The helmet is first of all a mask, then, a retreat from the public eyes and a shield from authority's bullets, but that wide slit represents a merciless gaze, the eye of Cod, watchful parental eyes, a fierce Cyclops, the more inescapably insistent for being not just faceless and anonymous, but by its very abstraction and emptiness merging with either a landscape (in some of the paintings) or a void: the unflinching eye of social conscience. Yet such a reading of that signifying slit, while suiting the ideological aims of the editorial board may be too determinist for Nolan's image. Iconic signs, unlike verbal symbols, are immediate and bring time to a halt. The 'sudden impact and separate presence' are important to Nolan—and possibly to our Journal's cover. Certainly the notion of arrest, of sudden impact on the casual browser, was uppermost in the minds of the editors. But sustaining an ambiguity of meaning may be important for the Journal as well. It might be a mistake for the editors to risk being easily written off as 'Marxist post-structuralist', or 'deconstructionist' or 'Foucauldian' or 'radical anti-corporationist', they might make it their policy not just to preserve a wide readership, but to keep the options open for a wide range of dissident, and sometimes conflicting opinions. The Journal may be strengthened if it can preserve in its contents that element in its cover design that Sir Kenneth Clark sees as shared by Sidney Nolan and Benjamin Britten: 'in both their imaginations there is something very strange just over the horizon, something which may never reveal itself, but which gives, by refraction, a faint colour of menace to almost all their work' (Clark, Maclnnes, and Robertson, 1961:10).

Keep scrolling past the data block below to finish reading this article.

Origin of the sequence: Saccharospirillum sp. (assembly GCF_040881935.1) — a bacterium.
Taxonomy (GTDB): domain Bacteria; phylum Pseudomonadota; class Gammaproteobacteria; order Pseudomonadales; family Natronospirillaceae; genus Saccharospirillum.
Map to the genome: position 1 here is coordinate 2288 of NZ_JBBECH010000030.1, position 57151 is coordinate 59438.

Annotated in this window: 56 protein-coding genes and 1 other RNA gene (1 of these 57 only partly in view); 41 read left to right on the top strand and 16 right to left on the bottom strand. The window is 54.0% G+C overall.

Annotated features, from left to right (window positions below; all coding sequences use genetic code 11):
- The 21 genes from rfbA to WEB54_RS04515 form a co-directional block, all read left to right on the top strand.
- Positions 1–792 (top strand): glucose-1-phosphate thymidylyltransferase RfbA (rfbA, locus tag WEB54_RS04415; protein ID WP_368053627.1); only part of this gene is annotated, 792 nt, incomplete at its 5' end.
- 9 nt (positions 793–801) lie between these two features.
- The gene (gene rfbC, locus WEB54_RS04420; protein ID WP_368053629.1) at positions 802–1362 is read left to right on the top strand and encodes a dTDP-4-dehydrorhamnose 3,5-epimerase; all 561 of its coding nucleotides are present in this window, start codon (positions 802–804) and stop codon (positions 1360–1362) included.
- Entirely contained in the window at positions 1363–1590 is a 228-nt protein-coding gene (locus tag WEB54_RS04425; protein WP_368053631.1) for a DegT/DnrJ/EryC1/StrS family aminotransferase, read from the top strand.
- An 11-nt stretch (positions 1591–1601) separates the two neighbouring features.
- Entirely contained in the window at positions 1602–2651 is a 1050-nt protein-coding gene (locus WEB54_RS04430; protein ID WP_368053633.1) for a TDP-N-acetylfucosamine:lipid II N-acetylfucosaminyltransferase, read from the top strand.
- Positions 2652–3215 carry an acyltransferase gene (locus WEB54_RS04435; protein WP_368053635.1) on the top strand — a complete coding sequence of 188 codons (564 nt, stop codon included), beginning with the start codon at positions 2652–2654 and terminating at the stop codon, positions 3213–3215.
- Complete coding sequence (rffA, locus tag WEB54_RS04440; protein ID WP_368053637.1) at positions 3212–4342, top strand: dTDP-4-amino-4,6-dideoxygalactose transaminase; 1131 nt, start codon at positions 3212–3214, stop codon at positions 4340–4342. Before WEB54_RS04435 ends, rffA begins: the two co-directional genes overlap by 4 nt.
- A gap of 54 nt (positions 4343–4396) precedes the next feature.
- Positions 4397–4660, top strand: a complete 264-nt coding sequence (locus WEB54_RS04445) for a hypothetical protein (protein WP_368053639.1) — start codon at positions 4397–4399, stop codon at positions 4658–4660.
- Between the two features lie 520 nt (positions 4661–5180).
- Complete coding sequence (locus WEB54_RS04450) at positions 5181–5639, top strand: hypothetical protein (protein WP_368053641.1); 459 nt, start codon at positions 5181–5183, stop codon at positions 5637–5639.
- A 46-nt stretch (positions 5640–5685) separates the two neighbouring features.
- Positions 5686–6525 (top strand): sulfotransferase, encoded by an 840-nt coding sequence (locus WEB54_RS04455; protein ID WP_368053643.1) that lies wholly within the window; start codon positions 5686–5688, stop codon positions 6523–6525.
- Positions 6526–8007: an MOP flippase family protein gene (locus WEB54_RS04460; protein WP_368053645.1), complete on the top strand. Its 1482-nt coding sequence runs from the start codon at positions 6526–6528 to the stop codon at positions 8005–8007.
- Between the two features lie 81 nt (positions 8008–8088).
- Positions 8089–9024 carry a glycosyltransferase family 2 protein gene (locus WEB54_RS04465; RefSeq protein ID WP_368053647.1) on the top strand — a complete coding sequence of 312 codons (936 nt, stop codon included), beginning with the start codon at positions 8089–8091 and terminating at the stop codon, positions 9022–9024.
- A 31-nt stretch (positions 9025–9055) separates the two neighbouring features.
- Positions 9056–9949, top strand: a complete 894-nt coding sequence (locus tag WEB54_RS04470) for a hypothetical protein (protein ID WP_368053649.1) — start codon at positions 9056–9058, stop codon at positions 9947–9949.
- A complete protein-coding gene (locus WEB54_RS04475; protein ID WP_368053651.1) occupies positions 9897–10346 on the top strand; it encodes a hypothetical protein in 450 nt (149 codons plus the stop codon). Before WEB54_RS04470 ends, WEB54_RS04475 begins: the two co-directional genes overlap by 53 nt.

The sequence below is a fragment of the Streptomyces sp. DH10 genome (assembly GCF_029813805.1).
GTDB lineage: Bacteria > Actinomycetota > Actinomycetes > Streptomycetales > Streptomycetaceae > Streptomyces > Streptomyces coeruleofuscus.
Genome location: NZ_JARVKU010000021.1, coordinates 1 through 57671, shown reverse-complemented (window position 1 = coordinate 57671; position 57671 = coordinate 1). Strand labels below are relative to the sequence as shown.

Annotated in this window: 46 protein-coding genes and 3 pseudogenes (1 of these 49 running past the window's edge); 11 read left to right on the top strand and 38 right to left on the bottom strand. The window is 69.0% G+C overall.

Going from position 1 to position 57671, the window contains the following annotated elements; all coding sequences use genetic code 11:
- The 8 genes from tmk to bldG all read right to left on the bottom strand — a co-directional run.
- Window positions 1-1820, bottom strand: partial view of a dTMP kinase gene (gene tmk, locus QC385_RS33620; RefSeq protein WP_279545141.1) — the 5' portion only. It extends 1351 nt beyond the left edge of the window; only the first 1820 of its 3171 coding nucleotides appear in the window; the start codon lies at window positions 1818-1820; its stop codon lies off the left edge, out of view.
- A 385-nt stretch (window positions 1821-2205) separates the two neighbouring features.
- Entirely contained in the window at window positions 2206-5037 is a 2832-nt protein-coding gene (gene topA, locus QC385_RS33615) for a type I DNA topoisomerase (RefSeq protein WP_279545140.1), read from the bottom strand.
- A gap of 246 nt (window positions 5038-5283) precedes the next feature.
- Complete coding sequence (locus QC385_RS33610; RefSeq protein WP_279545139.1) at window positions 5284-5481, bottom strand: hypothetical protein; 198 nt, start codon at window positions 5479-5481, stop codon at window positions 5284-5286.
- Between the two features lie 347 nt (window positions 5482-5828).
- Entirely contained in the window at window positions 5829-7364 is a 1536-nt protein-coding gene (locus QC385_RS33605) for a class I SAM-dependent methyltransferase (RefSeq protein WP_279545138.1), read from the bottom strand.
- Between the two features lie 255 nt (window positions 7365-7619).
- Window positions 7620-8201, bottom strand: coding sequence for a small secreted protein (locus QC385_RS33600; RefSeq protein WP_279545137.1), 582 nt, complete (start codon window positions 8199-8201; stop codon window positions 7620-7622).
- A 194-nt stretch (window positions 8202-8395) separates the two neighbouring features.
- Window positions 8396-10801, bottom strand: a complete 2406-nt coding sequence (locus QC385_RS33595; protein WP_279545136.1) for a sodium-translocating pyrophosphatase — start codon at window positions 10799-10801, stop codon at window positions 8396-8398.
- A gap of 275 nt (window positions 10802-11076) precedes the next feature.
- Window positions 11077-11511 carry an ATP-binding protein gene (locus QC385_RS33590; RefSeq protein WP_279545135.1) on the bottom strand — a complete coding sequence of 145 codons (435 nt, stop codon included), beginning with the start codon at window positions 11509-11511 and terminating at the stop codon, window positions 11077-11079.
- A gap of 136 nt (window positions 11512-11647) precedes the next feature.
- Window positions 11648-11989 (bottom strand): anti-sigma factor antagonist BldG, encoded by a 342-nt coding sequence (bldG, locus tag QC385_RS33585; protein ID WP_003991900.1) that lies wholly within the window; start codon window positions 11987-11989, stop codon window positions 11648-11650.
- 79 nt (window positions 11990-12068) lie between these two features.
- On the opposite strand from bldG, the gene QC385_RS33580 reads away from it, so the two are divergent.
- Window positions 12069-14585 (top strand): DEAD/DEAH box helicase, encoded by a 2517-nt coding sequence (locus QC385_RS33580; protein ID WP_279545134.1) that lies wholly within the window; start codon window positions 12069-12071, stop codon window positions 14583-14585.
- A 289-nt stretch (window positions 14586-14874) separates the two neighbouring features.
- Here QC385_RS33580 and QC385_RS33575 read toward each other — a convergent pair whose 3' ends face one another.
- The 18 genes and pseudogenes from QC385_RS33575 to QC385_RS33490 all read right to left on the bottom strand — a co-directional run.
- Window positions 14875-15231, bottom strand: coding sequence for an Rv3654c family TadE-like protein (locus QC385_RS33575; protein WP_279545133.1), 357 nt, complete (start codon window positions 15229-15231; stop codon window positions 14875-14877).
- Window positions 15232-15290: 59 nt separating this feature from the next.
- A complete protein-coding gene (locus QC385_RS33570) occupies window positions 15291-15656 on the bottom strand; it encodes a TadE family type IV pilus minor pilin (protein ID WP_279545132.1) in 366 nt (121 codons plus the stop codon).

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Of frame and composition we need say little, having dealt with these under scale. In this cover design they are strongly related since the horizontal rectangle of the slit in the mask mimics the horizontal block of the journal's title while being contained in the upper most of two squares framed by the vertical rectangle of the cover. The black square of Kelly's body has been truncated by the lines of the hills that lead to another rectangle: the text of the body of the journal on the back cover. We should note too that the frame of the cover cuts out a whole section of Nolan's sketch, which has a woman standing in the doorway of a cabin nestling under the hills. In that design the Kelly figure is more benign, guarding the women folk who were so harassed by the Victorian police, although the direction and purpose of the gaze remain ambiguous. The very scale and focal centrality of the gaze when reproduced and framed on the cover seems to make its modality unequivocally assertive: All men may be brothers, but here and now Big Brother is watching you!